Washing Dishes & Dishwasher Tricks

By Melissa Maker on May 26, 2010

Dishwasher tips, washing dishes, dish detergent dishwasher, natural dish detergent, natural cleaning, dish washing, metal dishwasherWondering how to get the best out of your dishwashing efforts? Lets cover how to wash dishes effectively whether by hand or automatic dishwasher while using the gentlest and most eco-friendly products available.

I have noticed that my dishwasher has been slacking in performance recently and the dishes are just not coming out as clean as they could be. In fact, they seem to be dirtier coming out than they were going in! This leads to piles of dishes left to be hand washed and equal frustration over wasted efforts. So after many iterations of combining different wash and dry cycles, reducing detergent, increasing detergent, reorganizing dish placement and rigorously cleaning out the filter (which wasn't the culprit anyway), the dishes were still not coming out as they should.

However, one simple trick seems to do it. Fill your kettle with water and let it boil. Then, start the dishwasher with a normal amount of detergent while the kettle boils. When the water is just about boiling, open the dishwasher and dump the water at the base of the dishwasher. The combination of steam and hot water means there is hardly any post-wash residue and dishes sparkle.

I have not had great success with eco-friendly dishwashing powder or gels, but this tip really helps improve the performance of these products. When shopping for an eco-friendly dishwashing powder or gel, try to find one that is free of chlorine bleach, phosphates, polycarboxylates (which is a phosphate substitute that has no real track record), and sodium hydroxide. You can now find great dishwashing powder alternatives at big box and specialty stores. Look for a trusted brand that displays the ingredients of the product. It may cost a bit more, but when you wash your dishes with alternative powder or gel, you no longer subject yourself to potentially inhaling the combination of steam and chemicals noted above, or the residue that is left on the dishes when they come out of the wash. Personally, I have never been a fan of dishwashing detergent in a gel format, and from what I hear it can leave soap scum residue, making it harder for the dishes to come out sparkling clean.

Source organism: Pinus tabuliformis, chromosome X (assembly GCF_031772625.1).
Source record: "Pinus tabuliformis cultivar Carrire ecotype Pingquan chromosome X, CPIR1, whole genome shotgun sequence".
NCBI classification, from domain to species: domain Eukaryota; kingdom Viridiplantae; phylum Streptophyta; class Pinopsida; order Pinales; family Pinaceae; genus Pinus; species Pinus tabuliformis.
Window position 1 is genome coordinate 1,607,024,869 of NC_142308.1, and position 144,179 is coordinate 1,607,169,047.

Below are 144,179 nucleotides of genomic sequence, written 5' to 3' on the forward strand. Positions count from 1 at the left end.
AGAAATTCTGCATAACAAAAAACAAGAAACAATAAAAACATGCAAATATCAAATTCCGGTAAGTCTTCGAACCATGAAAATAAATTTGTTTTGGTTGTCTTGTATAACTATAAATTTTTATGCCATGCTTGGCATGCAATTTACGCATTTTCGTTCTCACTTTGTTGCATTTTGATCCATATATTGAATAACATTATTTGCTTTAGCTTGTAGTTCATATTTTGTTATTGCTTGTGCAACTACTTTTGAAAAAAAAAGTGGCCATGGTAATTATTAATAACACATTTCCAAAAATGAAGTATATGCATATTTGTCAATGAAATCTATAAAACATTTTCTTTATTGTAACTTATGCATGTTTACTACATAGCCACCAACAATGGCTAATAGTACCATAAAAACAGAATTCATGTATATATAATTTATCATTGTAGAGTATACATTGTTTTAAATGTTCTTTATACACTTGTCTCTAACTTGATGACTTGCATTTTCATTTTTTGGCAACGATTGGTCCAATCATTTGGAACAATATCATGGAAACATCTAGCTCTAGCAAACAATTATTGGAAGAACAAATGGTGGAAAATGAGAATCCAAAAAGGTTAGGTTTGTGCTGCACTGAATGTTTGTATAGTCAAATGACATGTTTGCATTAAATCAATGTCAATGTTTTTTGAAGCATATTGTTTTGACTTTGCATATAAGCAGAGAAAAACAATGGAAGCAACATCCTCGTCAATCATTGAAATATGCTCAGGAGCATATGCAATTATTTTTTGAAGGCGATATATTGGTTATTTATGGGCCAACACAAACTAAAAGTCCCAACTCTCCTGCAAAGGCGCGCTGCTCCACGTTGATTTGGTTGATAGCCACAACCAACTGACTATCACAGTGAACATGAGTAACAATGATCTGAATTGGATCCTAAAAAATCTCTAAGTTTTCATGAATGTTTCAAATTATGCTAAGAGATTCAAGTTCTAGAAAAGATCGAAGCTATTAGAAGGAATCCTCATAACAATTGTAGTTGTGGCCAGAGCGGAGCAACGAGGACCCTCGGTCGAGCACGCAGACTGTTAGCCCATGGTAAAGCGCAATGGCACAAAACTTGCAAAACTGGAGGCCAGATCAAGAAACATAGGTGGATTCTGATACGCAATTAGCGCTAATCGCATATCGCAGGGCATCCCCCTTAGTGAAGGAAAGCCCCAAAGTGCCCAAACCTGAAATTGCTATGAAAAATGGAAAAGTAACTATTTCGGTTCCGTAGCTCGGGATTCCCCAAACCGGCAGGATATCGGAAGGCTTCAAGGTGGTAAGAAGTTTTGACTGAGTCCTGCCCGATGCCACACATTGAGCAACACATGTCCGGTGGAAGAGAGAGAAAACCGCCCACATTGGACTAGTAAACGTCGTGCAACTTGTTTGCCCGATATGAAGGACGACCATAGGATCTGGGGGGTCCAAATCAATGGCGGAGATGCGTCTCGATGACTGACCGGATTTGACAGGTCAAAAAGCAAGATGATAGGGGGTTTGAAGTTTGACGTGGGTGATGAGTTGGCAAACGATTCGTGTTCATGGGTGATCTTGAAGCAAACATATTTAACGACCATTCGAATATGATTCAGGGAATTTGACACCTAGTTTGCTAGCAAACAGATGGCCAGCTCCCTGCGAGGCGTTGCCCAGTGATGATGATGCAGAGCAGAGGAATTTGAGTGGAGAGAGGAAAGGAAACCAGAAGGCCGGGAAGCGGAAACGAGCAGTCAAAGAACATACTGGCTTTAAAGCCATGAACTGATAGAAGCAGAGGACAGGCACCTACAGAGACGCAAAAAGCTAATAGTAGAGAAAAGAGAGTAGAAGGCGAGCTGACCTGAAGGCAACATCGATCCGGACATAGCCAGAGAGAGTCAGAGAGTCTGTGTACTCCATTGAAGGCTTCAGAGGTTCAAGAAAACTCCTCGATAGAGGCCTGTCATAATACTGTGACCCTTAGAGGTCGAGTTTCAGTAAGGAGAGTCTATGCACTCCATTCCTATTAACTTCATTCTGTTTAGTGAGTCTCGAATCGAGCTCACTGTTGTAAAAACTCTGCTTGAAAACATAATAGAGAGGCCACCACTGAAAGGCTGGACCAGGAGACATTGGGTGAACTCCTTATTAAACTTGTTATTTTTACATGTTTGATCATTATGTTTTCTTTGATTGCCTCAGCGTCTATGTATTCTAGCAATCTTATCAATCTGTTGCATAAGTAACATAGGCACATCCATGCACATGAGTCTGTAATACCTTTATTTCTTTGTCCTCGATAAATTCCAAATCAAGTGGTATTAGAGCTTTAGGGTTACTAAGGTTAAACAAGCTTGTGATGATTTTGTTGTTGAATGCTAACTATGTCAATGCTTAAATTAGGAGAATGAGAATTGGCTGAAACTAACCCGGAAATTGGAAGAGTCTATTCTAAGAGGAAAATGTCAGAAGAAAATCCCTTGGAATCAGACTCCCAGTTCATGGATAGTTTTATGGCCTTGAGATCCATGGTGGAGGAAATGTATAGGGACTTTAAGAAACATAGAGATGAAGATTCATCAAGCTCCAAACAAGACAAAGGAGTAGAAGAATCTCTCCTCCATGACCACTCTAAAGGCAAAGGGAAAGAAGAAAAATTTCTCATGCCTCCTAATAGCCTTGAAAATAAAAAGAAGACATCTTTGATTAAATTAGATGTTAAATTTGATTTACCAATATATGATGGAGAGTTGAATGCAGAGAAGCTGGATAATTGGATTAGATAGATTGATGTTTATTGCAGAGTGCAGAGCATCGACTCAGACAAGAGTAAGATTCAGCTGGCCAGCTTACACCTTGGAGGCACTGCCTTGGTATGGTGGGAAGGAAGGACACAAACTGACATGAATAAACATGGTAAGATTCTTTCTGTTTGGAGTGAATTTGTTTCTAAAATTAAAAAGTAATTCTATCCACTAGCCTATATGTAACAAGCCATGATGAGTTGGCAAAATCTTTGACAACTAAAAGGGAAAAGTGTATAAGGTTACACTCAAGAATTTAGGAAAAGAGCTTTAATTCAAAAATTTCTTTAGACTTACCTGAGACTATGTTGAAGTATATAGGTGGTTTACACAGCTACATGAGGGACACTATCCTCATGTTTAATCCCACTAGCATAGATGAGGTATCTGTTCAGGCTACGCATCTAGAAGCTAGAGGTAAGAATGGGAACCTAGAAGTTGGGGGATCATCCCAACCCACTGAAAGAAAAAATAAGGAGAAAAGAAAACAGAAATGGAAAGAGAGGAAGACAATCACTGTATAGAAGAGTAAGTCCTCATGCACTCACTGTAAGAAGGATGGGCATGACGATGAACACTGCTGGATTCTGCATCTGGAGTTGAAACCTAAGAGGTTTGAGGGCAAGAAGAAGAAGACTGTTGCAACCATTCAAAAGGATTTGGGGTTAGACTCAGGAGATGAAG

For dish soap, try using a pure vegetable-based soap, such as castile soap, to wash dishes, pots and pans. There is a common misconception that dishes will not get clean unless the sink is overflowing with bubbles. However, the truth is that these bubbles are created by unnecessary chemicals to make you think dishes will be clean, and they are actually not required for the cleaning process. As well, generic dish soaps contain synthetic surfactants, which are chemical compounds developed to loosen dirt. Instead, try naturally derived surfactants, such as coconut, sea kelp, corn and other vegetable-based oils—these produce the same effects as their synthetic counterparts, but are natural. When looking for a bottle of dish soap, try to buy non-bubbling castile soap, or a naturally derived soap made with vegetable-based oils listed above. You will notice less residue on your dishes, and they will get squeaky clean much faster.

By making better purchase decisions and employing a few helpful tips, you can improve effectiveness of your dish-cleaning process, in a safe and eco-friendly way.


By Melissa Maker| May 26, 2010
Categories:  Live

About the Author

Melissa Maker

Melissa Maker

Melissa is passionate about making living environments cleaner and greener. She has been featured in newspapers and televisions shows. Melissa has even been featured as an expert in eco-friendly cleaning tips and techniques in interviews and speaking engagements.Melissa is the owner and operator of Clean My Space, which focuses on cleaning condo suites for busy urbanites. Melissa’s clients and staff are encouraged to use green cleaning products and techniques whenever possible and she is always researching new products and techniques to share with readers.

 


Add A Comment

Comment

Allowed HTML: <b>, <i>, <u>

Comments


What's Fresh

FacebookTwitterGplusPinterestYoutubeRss







Copyright © Agility Inc. 2014